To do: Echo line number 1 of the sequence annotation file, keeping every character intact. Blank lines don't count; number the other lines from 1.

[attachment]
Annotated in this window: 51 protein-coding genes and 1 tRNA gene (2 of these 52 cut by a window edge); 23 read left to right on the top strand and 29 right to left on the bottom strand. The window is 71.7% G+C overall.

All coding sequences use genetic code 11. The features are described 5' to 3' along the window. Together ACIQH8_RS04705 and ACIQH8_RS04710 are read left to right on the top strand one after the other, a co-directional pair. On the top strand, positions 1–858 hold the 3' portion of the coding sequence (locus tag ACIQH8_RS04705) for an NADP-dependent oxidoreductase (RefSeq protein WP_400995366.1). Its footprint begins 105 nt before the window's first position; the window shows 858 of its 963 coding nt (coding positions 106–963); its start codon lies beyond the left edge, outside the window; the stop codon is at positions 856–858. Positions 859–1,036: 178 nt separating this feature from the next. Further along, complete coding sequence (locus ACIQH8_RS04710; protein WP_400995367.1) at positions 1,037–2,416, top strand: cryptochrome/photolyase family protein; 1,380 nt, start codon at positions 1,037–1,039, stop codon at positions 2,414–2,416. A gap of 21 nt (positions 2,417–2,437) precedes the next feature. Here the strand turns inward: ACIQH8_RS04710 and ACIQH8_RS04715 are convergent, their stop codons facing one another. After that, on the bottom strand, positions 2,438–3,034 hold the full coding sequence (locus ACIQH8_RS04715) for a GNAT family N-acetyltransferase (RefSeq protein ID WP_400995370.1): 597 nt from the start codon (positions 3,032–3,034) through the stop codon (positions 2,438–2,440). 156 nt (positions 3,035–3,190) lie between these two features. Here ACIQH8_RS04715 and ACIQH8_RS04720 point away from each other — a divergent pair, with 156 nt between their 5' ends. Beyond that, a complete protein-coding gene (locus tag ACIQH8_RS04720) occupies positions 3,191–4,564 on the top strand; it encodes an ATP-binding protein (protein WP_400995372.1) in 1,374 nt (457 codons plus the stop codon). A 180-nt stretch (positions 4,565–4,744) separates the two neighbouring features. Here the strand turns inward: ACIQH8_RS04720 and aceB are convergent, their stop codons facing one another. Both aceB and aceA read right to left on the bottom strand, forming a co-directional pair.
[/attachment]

Annotated in this window: 51 protein-coding genes and 1 tRNA gene (2 of these 52 cut by a window edge); 23 read left to right on the top strand and 29 right to left on the bottom strand. The window is 71.7% G+C overall.